clock menu more-arrow no yes

Filed under:

Gym Loses to OU, Bounces Right Back

New, 1 comment

The midterms are in, and the results are good

An imperfect 10
@lsugym

This weekend was a chance for the second ranked Tigers to see how they measured up against the top ranked team in the nation. Unfortunately, that measurement came up a bit short.

The good news is, LSU scored a 197.700, which is a monster of a score. The bad news is, Oklahoma scored a 198.350, which is like Godzilla. Let’s try and put that score in perspective. Yes, it’s the highest score of the season, and Oklahoma’s third 198 or better score of the year, and second consecutive. Their previous high was a 198.075 against Auburn last week.

LSU and Florida have tied for the highest score of the season outside of Oklahoma, both with a 197.975. Yes, OU is the only team to have scored a 198 this year, and they have done it three times. Even that understates how great of a score 198.350 is.

The highest score in 2016? 198.175 by Florida. This is the highest score attained by any team in two years. But here’s where we get to the lesson of our little parable. In 2015, LSU scored a 198.375 as its team high, a school record. Oklahoma bested that as well, posting a season high of 198.500. Those are remarkable scores which showed how great those two teams were. Know who won the title that year?

Florida.

This meet showed precisely what Oklahoma was capable of, and it is undeniably impressive. They are the number one team for a reason. But posting the season’s high score doesn’t mean jack once the postseason starts. It only matters how you perform in the Super Six. That’s what the goal is. It’s about peaking in April.

But let’s not write this loss off as totally meaningless either. This meet gives DD Breaux the roadmap to show her team precisely where they need to improve in order to catch OU. That answer is, well, pretty much everywhere.

I hate to say it, but LSU honestly lost this meet on the very first rotation. The one apparatus on which LSU stands on equal footing with the Sooners is the vault. Which means, in order to beat the Sooners, LSU likely needs a big vault score. I know “win the beam, win the meet”, and that still holds true, but LSU also needs to beat Oklahoma on the vault. That’s a place to pick up big points.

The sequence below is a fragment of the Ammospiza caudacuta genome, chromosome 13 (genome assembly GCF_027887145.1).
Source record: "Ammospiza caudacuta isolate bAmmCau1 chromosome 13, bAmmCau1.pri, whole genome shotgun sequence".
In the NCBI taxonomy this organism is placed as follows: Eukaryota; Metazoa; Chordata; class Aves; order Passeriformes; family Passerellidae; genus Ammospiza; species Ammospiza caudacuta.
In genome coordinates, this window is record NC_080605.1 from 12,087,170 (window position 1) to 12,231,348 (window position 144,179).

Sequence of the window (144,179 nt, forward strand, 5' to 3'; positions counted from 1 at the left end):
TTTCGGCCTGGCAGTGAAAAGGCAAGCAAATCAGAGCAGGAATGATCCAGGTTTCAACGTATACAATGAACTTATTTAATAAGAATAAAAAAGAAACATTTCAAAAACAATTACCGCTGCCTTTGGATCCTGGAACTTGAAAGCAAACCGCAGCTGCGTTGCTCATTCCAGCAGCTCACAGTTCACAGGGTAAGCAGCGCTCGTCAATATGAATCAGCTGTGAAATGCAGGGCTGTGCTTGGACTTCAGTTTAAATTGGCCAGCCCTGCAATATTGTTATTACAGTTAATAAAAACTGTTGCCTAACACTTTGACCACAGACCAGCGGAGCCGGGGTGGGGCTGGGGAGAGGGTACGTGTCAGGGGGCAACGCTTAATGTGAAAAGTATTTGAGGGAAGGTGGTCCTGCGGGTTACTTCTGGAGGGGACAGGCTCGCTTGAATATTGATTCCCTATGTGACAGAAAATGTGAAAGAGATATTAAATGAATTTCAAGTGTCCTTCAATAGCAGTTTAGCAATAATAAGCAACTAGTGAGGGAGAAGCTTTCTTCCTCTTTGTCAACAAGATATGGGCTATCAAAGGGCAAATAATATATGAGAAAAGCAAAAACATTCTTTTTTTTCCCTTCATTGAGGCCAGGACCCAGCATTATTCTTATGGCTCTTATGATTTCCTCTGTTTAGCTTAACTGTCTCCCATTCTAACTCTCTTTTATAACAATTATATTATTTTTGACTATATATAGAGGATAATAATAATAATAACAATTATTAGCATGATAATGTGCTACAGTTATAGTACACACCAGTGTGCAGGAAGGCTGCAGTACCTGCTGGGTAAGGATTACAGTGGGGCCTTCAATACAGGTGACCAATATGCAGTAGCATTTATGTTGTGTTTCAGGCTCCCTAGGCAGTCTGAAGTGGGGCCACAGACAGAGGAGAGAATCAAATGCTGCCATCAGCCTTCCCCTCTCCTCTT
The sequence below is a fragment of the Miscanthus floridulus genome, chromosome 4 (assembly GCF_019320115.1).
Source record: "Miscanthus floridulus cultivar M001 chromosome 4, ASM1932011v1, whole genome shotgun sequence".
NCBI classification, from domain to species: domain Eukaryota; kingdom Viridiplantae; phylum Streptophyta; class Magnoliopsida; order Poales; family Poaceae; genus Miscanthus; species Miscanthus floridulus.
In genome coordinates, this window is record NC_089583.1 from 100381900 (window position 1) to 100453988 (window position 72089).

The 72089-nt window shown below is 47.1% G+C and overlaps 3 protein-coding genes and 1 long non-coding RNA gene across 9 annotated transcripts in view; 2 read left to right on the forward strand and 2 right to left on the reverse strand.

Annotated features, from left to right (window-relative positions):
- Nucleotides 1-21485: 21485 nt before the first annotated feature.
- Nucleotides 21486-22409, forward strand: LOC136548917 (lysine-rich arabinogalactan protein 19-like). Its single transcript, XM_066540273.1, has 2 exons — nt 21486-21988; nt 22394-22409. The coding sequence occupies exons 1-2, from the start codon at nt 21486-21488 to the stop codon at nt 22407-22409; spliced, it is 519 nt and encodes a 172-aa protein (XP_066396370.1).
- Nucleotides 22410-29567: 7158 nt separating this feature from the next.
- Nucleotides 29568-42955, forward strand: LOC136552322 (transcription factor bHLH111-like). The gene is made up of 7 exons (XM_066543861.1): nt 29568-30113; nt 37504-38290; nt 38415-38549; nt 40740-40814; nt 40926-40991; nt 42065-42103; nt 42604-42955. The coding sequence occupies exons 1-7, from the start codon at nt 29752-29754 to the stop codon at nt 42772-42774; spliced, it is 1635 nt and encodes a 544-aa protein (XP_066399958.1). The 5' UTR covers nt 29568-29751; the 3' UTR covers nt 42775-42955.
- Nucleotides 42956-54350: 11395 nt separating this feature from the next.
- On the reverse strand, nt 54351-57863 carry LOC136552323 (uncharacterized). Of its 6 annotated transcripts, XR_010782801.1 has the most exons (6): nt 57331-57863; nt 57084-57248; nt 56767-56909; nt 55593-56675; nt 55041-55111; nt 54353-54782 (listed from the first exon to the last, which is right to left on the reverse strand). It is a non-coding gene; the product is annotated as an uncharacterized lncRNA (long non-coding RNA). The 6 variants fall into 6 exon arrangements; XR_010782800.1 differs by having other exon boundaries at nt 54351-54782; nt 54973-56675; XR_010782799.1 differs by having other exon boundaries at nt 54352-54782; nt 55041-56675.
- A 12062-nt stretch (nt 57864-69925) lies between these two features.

Instead, LSU scored a 49.375. Not a disaster by any means, and certainly good enough against anyone else in the country. Oklahoma is not anyone else. You need to be perfect. You need to gobble up every little point you can, and you certainly can’t leave the door open on your first rotation.

OU later would score a 49.450 on the vault. That was LSU’s opening. There was a chance to pick up points. Oklahoma is a conservative team. They do less ambitious routines, but perform them perfectly. It’s a ruthless, if kind of boring style. This is where LSU needs to go for its big numbers.

LSU scored a 49.300 on the bars, and at that point, the meet really was over. Oklahoma score a 99.300 on its first two rotations, while LSU was stuck in third behind Georgia at 98.750. LSU was having a very good meet at this point, Oklahoma was having a truly superlative one. LSU was in full chase mode, and if you are chasing the Sooners, you’re already dead.

Here’s the good news. LSU came through big time in the second half of the meet. OU kept up its blistering pace, scoring a 99.050 on its final two rotations, but LSU largely matched that performance. LSU scored a combined 99.025 on the beam and the floor.

Maybe if we reverse the order of events, the meet goes differently. If LSU puts up that second half performance against Oklahoma’s second half, maybe it transitions into some big scores on the vault and bars for LSU. Maybe not. But the path to beat OU is there. It’s difficult as all hell, but at least it’s there.

After a difficult loss like that, there’s a tendency for teams to have a letdown. No one would blame the Tigers if they took a moment to collect its collective breath on Sunday, competing just two days later after such an emotionally draining loss.

Given the short turnaround, Breaux juggled the lineup a bit. Gnat only competing on two rotations. Same with Hambrick. Edney took a bit of break and dropped the beam from her full slate. This was a chance to rediscover the team’s footing.

Consider it found. There was no letdown. LSU went out and obliterated Iowa and GW on Sunday, posting a season high 197.975. McKenna Kelly anchored the final floor rotation, and she scored a perfect 10 from one judge and a 9.95 from another. If that second judge doesn’t find a deduction, a perfect ten from the final competition slot would have elevated LSU to a 198. So it goes.

The best sign? Four of the six gymnasts on the first rotation, the vault, scored a 9.900 on higher. Message received.

This team has not peaked yet. Let’s not crown the Sooners the national champs just yet.